Maybe the biggest thing to watch during tonight's Republican presidential debates is ... whether anybody watches tonight's Republican presidential debates.  The first one last month, on Fox News, was a record-breaking phenomenon of Trumptacular national attention. But Americans, other than the wonkiest of the wonks, have generally shown that they cannot pay attention to presidential races for 15 months straight.

Tonight features two debates on CNN. First comes the prelim, at 6 p.m., featuring former New York Gov. George Pataki, Sen. Lindsey Graham of South Carolina, former Sen. Rick Santorum of Pennsylvania and Louisiana Gov. Bobby Jindal, for which there's not a whole lot of buzz. If you didn't make it out of this round last time a la Carly Fiorina, the former Hewlett-Packard chief executive, you're probably not going to, and that means the only real entertainment might come from just how far they're willing to go to make a splash.

The main event is at 8 p.m., and will have 11 participants. Billionaire developer Donald Trump is at center stage, flanked by former Florida Gov. Jeb Bush and retired neurosurgeon Ben Carson. They will get the most play, along with Fiorina, who is expected to try to extract payback for Trump's assertion that her face makes her unelectable.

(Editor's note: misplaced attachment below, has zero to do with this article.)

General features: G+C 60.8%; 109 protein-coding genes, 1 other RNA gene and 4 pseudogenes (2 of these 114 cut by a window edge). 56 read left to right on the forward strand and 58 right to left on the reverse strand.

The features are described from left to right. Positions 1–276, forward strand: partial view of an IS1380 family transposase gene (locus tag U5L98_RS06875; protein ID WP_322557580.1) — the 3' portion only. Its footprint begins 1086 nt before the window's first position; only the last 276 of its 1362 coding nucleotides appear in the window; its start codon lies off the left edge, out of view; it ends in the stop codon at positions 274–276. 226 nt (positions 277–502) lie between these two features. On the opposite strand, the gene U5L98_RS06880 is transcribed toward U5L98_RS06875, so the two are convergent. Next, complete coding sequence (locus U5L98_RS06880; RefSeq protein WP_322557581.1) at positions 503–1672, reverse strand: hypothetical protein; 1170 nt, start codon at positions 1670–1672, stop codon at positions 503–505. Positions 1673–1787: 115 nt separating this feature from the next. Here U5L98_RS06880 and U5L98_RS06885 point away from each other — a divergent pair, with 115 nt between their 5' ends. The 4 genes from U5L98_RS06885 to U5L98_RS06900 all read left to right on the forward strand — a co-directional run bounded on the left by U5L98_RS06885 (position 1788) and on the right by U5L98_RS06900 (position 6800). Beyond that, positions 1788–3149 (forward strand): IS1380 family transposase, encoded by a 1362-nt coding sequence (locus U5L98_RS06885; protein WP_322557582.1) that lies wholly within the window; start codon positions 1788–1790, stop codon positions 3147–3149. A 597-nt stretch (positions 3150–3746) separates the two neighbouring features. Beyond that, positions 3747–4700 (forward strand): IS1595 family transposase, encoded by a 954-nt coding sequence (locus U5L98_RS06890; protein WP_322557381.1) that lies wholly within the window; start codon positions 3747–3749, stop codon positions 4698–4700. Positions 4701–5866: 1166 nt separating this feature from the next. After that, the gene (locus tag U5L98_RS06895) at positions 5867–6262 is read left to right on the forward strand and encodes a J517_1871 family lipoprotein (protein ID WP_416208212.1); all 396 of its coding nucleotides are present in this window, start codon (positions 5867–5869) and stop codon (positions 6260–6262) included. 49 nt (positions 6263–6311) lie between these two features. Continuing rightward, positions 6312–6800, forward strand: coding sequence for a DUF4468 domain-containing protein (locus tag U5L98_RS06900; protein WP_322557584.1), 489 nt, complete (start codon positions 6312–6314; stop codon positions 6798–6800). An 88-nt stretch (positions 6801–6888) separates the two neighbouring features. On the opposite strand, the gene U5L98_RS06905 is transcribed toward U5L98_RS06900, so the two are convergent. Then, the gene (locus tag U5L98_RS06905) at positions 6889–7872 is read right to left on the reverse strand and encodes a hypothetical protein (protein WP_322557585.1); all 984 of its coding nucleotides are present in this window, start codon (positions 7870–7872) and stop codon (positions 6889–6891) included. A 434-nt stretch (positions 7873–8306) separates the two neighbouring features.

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This debate is supposed to focus on foreign policy and will reportedly pit individual candidates against each other to battle on specific questions. Right off the bat, moderators Jake Tapper, Dana Bash and Hugh Hewitt will face the challenge of matching up against the tough, aggressive questions the Fox crew threw last month.

It's always tempting to talk about which candidates will win, come off well, score zingers and trend. But what I really want to know is who has decent answers on foreign policy - an area that has gotten thornier in peacetime than it was in the midst of two wars.

What is our role in helping the desperate refugees fleeing Syria? How do we help make the world a peaceful and prosperous enough place that millions don't have to consistently flee their homelands?

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How do we stop nuclear proliferation? Is man-made global warming a foreign-policy danger (if you believe it exists), and if so how do we handle it? Does military intervention in civil strife or regional squabbling ever work for the United States?

How do we handle world trade so that both our citizens and other nations prosper? China? Russia? Iran? Iraq? India? Israel? The prosperous Arab nations, and the impoverished ones? A Europe overrun by strangers. Mexico and Central America awash in instability and sending newcomers our way.

What to watch for in tonight's debate is whether any of the candidates have enough knowledge and sense to present an informed and cohesive foreign-policy vision. And that's something, honestly, that the current administration has not presented in seven years in office.